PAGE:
Month: March 1996

Memoirs

To Burma And Beyond

by Mac Johnston You seldom hear the phrase ‘the Far East’ these days, but during WW II it was a significant theatre for our military, involving more than 10,000 Canadians in many roles. That’s why Veterans Affairs Canada conducted a Far East pilgrimage from Nov. 28 to Dec. 14, 1995. Organized under the Canada Remembers program, it was the last major event commemorating the 50th anniversary of the end of WW II. Diversity abounded in this theatre. The Royal Canadian Air Force was a major player, providing two transport squadrons–435 and 436–that supplied the British 14th Army as it drove the Japanese out of India and Burma (now Myanmar) in 1944 and ‘45. A number of individual Canadians served with the 14th Army, including Major Charles Hoey of Duncan, B.C., who was awarded the...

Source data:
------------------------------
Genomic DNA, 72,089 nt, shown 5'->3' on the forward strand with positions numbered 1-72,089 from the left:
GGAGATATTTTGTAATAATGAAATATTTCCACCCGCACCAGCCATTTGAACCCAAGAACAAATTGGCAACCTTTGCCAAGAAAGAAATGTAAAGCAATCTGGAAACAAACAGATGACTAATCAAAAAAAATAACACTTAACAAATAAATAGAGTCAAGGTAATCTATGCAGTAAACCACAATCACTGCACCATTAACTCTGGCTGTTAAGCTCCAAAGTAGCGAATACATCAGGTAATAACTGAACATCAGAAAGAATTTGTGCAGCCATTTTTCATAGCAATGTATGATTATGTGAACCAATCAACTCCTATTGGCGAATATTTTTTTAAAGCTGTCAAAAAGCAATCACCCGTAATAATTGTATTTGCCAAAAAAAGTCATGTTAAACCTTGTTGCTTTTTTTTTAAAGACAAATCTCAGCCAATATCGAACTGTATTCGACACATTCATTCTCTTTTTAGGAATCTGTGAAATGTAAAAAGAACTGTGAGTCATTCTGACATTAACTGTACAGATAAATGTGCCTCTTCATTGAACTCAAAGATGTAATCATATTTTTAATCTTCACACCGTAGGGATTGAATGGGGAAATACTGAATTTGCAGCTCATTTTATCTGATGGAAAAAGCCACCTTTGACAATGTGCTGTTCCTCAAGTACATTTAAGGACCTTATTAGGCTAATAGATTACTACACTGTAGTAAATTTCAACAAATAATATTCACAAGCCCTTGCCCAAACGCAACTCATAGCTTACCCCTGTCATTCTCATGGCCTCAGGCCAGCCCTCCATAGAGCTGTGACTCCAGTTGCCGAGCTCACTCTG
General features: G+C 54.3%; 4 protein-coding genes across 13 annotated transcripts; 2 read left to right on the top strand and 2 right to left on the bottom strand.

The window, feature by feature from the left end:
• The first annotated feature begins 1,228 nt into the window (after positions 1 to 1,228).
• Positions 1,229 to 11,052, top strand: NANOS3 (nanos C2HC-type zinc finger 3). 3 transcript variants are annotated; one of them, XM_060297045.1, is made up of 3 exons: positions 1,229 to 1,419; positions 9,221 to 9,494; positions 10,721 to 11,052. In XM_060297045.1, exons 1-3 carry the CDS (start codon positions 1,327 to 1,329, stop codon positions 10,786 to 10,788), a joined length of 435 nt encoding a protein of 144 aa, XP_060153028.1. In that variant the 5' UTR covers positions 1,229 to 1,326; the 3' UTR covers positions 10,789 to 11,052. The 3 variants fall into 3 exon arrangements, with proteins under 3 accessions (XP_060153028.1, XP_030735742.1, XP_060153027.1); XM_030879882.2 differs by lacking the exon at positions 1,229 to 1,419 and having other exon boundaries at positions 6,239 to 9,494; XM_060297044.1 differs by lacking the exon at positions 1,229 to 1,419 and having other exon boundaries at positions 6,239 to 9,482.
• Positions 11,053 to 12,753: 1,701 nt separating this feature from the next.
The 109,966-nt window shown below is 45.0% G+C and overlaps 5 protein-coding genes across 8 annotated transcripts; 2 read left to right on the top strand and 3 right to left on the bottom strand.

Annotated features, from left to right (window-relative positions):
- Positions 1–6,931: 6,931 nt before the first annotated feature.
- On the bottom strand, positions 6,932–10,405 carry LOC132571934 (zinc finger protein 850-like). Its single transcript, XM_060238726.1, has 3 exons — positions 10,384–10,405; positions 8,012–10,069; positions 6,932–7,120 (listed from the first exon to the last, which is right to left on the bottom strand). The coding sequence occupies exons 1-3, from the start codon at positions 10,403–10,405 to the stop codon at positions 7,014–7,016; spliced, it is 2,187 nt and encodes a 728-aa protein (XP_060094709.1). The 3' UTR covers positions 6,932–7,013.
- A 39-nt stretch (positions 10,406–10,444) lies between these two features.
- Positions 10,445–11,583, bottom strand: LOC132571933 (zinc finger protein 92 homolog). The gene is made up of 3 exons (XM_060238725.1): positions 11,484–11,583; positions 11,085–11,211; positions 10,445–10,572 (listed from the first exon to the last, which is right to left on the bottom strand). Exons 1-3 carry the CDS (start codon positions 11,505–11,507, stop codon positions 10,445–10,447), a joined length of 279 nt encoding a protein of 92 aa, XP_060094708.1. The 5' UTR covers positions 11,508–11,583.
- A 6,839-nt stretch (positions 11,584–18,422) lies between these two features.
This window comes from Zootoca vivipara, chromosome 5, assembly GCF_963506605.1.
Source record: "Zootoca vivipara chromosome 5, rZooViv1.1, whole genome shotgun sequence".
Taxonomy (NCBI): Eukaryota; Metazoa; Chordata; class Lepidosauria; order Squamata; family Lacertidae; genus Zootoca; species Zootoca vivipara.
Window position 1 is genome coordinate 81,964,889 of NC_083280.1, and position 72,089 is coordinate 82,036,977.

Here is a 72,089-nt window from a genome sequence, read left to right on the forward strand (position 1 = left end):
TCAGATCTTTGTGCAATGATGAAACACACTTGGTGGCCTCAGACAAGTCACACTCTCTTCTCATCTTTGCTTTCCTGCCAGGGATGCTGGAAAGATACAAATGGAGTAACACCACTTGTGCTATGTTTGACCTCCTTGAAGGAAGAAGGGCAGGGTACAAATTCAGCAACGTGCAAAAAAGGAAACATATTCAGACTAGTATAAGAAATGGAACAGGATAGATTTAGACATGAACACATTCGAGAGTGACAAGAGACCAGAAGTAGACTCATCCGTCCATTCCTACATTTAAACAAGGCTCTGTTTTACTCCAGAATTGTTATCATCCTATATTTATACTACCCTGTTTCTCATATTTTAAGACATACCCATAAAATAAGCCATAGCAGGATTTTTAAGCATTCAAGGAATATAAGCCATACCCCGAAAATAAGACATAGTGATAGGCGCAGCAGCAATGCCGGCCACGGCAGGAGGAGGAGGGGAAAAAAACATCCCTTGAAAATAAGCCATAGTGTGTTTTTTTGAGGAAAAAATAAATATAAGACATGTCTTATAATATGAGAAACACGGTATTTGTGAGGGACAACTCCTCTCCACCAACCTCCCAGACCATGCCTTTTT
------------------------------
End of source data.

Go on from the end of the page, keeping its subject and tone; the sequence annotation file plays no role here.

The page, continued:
Army

Hong Kong: There Was A Reason: Army, Part 6

Last year Canadian veterans who fought in the defence of Hong Kong were awarded a bar to be worn on the ribbon of the Canadian Volunteer Service Medal. This recognition reminded us of the debt we owe to the men and women who endured so much pain on our behalf. Unfortunately media coverage of the events provided little beyond the most superficial references to it being a "sacrifice" and "a hopeless cause."To understand the decision to reinforce the colony we must try to place ourselves within the swirling events of 1941 and remember that none of the decision makers, including the Japanese, knew that war in the Pacific would begin before the year was out. The United States took the lead in shaping policy in the Pacific. Throughout 1941 American President Franklin Delano Roosevelt tried to fi...

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An informative primer on Canada’s crucial role in the Normandy landing, June 6, 1944.